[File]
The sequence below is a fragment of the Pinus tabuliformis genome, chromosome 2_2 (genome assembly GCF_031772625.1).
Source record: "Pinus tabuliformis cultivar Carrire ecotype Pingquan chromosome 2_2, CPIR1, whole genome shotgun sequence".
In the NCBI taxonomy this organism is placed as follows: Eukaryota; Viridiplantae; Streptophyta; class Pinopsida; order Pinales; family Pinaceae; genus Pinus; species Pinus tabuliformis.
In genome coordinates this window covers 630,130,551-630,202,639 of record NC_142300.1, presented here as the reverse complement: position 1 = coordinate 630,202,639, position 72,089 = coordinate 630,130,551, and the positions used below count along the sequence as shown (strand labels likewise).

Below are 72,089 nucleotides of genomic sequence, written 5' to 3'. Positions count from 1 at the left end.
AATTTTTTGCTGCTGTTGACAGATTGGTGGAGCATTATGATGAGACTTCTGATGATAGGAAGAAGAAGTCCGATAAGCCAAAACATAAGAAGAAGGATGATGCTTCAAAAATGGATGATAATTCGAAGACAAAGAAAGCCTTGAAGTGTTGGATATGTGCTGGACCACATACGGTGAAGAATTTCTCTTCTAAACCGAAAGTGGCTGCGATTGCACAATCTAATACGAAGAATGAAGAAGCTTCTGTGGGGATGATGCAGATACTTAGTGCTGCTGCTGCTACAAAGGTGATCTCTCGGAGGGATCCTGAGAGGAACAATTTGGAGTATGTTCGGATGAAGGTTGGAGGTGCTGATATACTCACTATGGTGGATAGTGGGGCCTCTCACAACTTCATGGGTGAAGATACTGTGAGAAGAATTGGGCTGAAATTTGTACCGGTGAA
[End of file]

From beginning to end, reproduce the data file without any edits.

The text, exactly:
The sequence below is a fragment of the Pinus tabuliformis genome, chromosome 2_2 (genome assembly GCF_031772625.1).
Source record: "Pinus tabuliformis cultivar Carrire ecotype Pingquan chromosome 2_2, CPIR1, whole genome shotgun sequence".
In the NCBI taxonomy this organism is placed as follows: Eukaryota; Viridiplantae; Streptophyta; class Pinopsida; order Pinales; family Pinaceae; genus Pinus; species Pinus tabuliformis.
In genome coordinates this window covers 630,130,551-630,202,639 of record NC_142300.1, presented here as the reverse complement: position 1 = coordinate 630,202,639, position 72,089 = coordinate 630,130,551, and the positions used below count along the sequence as shown (strand labels likewise).

Below are 72,089 nucleotides of genomic sequence, written 5' to 3'. Positions count from 1 at the left end.
AATTTTTTGCTGCTGTTGACAGATTGGTGGAGCATTATGATGAGACTTCTGATGATAGGAAGAAGAAGTCCGATAAGCCAAAACATAAGAAGAAGGATGATGCTTCAAAAATGGATGATAATTCGAAGACAAAGAAAGCCTTGAAGTGTTGGATATGTGCTGGACCACATACGGTGAAGAATTTCTCTTCTAAACCGAAAGTGGCTGCGATTGCACAATCTAATACGAAGAATGAAGAAGCTTCTGTGGGGATGATGCAGATACTTAGTGCTGCTGCTGCTACAAAGGTGATCTCTCGGAGGGATCCTGAGAGGAACAATTTGGAGTATGTTCGGATGAAGGTTGGAGGTGCTGATATACTCACTATGGTGGATAGTGGGGCCTCTCACAACTTCATGGGTGAAGATACTGTGAGAAGAATTGGGCTGAAATTTGTACCGGTGAA